Well i just stated this book and it ia way CONFUSING. Im usually an advanced reader, but this book wasted my 7 past years of grade school trying to become a better reader! I never know whose talkig and always have to go back to fugure it out. There are so many big words and old english writing. I keep having to look up the words to know what they mean. Definetly would not recommemd this for any kid that thinks its a "classic, so it has to be good right!!" WRONG!!! Im not even past page 100 and its boring. And whats up with the super long intro? No one wants to read that crap. Its likes reading a king james bible, you try to read it but it just wont compreemd in your head. I will try to do my best to finish it. But i wouldnt recommend it to anyone. Well idk i gues i shoul try reading it. But i bet it will still suck. Thank you for reading my honest review.
4 out of 8 people found this review helpful.Was this review helpful? Yes NoThank you for your feedback. Report this reviewThank you, this review has been flagged.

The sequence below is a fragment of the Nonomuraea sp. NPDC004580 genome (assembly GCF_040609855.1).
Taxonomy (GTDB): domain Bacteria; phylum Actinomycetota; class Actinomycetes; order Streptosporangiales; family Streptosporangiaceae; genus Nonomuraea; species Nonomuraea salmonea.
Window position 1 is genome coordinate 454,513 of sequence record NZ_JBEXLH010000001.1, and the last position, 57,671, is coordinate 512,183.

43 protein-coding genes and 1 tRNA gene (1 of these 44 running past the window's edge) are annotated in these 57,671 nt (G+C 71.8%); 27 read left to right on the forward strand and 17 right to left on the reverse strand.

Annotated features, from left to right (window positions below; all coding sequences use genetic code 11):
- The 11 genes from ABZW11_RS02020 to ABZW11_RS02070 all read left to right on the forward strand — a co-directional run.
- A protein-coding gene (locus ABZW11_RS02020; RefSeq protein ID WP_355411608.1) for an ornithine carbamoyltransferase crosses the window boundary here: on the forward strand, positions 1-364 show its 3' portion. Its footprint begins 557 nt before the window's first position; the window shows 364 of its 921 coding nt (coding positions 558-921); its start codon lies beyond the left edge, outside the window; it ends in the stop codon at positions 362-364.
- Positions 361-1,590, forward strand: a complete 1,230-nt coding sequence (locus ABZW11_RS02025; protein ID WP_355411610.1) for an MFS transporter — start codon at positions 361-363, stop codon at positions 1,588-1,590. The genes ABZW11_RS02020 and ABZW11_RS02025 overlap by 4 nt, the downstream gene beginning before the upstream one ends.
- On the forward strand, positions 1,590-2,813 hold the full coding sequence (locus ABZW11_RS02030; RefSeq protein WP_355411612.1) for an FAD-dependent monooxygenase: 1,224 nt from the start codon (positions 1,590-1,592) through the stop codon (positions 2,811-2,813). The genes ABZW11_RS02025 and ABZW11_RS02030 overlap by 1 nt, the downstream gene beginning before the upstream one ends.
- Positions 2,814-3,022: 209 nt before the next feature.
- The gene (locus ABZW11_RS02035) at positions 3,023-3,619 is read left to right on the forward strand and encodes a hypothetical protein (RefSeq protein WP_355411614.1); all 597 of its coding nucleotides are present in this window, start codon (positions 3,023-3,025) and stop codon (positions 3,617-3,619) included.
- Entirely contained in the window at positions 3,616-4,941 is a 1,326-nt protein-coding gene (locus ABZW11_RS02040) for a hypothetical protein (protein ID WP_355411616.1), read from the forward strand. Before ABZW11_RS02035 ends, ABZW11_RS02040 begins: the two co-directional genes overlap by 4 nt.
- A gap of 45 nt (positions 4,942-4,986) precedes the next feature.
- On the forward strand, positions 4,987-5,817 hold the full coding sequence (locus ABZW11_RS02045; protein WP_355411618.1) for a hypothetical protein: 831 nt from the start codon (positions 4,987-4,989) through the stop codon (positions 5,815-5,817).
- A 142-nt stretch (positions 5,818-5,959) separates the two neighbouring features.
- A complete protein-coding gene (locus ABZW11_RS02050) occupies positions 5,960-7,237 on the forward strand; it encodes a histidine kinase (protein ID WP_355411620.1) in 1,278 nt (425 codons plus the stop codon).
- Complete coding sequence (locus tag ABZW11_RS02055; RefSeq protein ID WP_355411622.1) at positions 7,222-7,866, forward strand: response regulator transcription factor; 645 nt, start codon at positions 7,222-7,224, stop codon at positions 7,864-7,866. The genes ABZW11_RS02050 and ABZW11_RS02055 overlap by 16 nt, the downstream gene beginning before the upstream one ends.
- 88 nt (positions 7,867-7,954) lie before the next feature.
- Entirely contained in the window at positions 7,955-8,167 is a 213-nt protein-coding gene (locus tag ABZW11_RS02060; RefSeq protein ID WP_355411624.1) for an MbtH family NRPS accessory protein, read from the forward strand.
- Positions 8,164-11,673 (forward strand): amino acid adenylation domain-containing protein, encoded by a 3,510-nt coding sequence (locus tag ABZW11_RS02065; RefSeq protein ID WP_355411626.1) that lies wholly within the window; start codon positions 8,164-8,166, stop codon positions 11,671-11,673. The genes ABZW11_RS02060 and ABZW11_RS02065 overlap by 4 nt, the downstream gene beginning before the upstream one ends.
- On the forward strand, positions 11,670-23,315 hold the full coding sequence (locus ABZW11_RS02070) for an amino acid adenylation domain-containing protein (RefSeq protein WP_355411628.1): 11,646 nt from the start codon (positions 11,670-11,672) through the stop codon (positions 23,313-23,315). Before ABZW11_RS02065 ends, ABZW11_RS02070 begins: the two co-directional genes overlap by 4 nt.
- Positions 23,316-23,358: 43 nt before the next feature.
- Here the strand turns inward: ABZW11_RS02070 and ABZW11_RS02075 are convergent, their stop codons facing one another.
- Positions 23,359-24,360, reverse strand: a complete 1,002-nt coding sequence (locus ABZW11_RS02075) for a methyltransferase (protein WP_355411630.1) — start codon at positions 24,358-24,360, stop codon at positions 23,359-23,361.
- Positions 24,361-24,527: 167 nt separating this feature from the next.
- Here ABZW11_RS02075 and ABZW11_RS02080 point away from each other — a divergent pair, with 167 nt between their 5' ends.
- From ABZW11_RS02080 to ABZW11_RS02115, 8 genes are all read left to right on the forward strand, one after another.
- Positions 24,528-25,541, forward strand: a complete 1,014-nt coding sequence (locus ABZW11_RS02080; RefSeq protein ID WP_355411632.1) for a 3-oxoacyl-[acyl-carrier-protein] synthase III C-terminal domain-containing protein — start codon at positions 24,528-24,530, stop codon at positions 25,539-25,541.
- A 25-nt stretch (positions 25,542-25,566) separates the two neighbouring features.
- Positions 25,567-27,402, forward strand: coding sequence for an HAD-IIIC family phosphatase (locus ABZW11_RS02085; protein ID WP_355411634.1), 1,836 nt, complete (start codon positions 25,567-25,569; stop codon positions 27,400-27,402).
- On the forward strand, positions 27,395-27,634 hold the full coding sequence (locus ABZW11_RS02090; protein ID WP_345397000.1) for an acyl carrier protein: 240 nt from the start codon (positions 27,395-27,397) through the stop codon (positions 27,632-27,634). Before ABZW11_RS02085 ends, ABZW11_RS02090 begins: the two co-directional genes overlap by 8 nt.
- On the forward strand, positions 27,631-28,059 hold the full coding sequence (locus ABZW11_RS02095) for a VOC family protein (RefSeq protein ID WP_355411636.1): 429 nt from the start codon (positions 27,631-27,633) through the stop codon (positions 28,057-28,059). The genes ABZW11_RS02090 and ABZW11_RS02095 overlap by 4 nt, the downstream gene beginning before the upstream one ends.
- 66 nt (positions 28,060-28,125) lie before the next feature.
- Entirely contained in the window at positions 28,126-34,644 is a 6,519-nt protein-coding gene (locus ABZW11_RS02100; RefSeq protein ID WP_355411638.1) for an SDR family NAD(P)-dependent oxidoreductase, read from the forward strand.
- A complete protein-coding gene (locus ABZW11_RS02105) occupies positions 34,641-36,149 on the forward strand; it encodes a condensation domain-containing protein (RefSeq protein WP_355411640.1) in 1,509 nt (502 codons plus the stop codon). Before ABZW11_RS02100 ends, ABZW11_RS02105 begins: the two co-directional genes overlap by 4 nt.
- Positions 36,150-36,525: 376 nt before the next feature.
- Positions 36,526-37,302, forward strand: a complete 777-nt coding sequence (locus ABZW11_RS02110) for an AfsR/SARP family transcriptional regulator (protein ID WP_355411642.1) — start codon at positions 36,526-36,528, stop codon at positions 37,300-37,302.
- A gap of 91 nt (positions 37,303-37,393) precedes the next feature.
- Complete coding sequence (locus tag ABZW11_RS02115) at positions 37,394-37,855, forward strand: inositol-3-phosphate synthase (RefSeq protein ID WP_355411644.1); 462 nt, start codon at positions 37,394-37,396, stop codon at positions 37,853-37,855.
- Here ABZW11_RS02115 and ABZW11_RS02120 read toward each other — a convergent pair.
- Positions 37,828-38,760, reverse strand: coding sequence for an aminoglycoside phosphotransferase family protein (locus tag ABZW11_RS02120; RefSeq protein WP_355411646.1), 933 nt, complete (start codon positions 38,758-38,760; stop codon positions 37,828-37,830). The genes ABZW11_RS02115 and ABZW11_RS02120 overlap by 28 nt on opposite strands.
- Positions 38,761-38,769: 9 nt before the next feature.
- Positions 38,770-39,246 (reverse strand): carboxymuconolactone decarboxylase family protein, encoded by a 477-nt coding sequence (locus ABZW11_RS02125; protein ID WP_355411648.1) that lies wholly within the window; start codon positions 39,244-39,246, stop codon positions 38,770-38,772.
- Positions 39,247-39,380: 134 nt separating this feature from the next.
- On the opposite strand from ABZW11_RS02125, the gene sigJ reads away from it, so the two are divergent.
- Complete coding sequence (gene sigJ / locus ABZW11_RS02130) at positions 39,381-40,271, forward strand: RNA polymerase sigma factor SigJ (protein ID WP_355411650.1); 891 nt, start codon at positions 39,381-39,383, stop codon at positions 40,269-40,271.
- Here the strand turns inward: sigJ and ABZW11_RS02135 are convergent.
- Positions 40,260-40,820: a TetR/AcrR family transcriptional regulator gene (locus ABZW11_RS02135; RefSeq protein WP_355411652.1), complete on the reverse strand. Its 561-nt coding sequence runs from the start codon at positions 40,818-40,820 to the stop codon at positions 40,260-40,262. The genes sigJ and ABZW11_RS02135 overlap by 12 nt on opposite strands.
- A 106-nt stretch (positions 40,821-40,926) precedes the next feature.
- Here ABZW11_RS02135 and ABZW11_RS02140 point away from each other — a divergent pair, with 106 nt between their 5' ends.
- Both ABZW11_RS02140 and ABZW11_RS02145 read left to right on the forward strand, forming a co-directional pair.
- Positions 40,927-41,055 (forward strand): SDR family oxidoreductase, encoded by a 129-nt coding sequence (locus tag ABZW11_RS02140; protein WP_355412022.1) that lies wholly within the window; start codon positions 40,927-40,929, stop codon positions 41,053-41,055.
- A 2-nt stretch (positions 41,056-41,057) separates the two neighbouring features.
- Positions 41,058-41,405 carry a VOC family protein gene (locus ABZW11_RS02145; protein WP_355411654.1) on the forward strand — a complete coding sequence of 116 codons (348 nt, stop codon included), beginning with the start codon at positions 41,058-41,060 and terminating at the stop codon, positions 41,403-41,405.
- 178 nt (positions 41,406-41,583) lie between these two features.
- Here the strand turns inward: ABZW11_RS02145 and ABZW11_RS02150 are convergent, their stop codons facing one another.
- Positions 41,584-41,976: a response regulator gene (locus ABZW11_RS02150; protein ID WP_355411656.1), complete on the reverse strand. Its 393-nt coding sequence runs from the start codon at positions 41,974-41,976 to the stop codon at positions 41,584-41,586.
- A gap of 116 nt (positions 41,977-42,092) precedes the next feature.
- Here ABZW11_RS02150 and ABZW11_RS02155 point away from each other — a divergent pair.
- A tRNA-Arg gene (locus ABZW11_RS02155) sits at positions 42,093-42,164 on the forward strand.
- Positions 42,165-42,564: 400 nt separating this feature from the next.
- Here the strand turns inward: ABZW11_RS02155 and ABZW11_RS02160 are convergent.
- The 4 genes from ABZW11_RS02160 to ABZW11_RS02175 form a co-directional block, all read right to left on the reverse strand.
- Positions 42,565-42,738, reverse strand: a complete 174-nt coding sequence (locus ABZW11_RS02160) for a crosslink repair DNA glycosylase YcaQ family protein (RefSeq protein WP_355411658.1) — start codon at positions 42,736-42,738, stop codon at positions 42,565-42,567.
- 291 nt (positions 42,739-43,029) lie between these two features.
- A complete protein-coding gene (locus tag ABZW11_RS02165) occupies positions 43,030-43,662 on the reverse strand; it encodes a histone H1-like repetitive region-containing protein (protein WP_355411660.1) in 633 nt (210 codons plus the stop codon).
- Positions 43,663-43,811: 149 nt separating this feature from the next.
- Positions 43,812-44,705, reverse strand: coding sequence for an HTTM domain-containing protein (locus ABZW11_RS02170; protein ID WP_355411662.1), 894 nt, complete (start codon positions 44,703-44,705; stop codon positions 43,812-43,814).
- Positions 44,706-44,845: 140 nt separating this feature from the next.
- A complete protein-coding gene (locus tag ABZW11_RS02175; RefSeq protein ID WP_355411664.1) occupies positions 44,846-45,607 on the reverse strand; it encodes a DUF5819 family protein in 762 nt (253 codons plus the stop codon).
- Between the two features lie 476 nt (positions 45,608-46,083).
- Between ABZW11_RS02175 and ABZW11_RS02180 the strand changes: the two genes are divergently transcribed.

Posted March 12, 2013
Posted March 2, 2013
Posted October 16, 2012
Posted September 2, 2012
I have avoided reading "classics" ever since I graduated from high school because we were reading to analyze, not to enjoy. My thought was always, "How doe they know that's what the author meant? Aren't they just saying what THEY mean?".
Once I decided to read this, I was hooked. Very amusing, great characters (some greatly stupid), written so that you can actually understand the language. VERY recommended.
4 out of 7 people found this review helpful.Was this review helpful? Yes NoThank you for your feedback. Report this reviewThank you, this review has been flagged.
Posted August 13, 2012
Posted June 23, 2011